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More than a week after Minneapolis Mayor Jacob Frey fired the city's civil rights director, her supporters defended her integrity and questioned the termination.

Alberder Gillespie, who was fired Feb. 16 on grounds she was hampering efforts at police oversight, sat quietly in the audience of a City Council committee meeting Monday that served as a forum for supporters, including several prominent figures, to air their thoughts.

"The timing of the dismissal and seemingly immediate news coverage while Ms. Gillespie was on vacation raises serious questions," said Marquita Stephens, president and CEO of the Urban League Twin Cities.

Stephens noted, as did others who spoke, that on the day Gillespie was fired, some media, including the Star Tribune, swiftly obtained city documents that painted an unflattering picture of Gillespie as obstructing attempts to improve effectiveness and transparency in civilian oversight of police misconduct.

But the ouster of a senior Black official had another impact, said Thomas Berry, program director of the Black Civic Network. "It was like a gut punch to the community," Berry said. "This is the second time in a whole year calendar that we've had a dismissal of a Black appointed official, and the way that they were talked about in the papers is uncalled for." Berry was also referring to the widely reported ouster last year of Tyeastia Green, the city's previous director of Racial Equity, Inclusion and Belonging.

Cedric Alexander, Frey's former commissioner of community safety, submitted a statement praising Gillespie's "unmatched" integrity. "Losing someone of her caliber and dedication is a significant setback for accountability and the progress of police reform, given her lifelong history of advocating for civil rights," it read in part.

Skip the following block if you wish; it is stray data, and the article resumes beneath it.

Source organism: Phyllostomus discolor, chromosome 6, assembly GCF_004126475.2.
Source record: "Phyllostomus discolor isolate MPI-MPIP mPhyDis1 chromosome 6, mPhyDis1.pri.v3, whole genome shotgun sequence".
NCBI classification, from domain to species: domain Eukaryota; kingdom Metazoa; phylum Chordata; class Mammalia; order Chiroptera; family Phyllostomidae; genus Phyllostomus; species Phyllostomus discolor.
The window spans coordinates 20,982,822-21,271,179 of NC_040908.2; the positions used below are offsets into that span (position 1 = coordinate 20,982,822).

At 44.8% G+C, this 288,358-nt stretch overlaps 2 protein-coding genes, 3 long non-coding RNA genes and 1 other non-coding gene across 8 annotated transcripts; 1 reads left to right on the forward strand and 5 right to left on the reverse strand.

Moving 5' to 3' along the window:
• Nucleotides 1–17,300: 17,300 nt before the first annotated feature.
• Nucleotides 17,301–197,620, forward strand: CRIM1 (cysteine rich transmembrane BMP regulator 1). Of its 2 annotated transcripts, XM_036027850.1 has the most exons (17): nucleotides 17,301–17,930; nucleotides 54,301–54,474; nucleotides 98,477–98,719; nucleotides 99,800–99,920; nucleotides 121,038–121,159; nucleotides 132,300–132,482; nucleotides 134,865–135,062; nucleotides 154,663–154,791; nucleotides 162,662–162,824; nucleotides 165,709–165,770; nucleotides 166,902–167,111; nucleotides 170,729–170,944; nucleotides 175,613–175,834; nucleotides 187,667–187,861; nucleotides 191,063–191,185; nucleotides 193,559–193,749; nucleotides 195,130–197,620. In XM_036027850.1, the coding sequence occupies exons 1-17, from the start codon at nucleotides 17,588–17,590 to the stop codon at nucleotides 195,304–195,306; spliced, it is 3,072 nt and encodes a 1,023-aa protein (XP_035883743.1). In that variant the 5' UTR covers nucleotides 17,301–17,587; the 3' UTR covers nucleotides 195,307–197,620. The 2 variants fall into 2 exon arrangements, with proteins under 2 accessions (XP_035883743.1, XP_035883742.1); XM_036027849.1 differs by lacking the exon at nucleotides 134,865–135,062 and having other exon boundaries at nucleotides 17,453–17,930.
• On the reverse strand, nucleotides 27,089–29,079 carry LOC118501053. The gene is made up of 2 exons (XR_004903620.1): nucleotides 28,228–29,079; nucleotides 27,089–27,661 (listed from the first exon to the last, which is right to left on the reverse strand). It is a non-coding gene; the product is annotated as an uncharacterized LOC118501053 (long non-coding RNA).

The occasion for the public comments was created by Council Member Robin Wonsley, who chairs the Administration & Enterprise Oversight Committee. A critic of Frey and his administration, Wonsley on Monday moved forward with what amounts to a request for information to "create a healthier culture within our workforce," a reference to a yearslong flashpoint of allegations by some of an unhealthy, even racist, culture inside City Hall.

As she has since her firing, Gillespie declined to comment. At one point, she clutched her chest in a gesture of gratitude to Council Member Jeremiah Ellison, who spoke to her directly, thanking her for her service and apologizing "for how things were rolled out."

Ellison said he was treading carefully, however, since he's not aware of all the facts.

"I am not qualified to know whether there was or was not cause to move on from Director Gillespie's leadership," Ellison said. "What I am, I think, qualified to say is that your integrity is unquestionable, and when people move on from the city, they should be allowed to do so with their dignity intact. It is my opinion that that was not allowed to happen."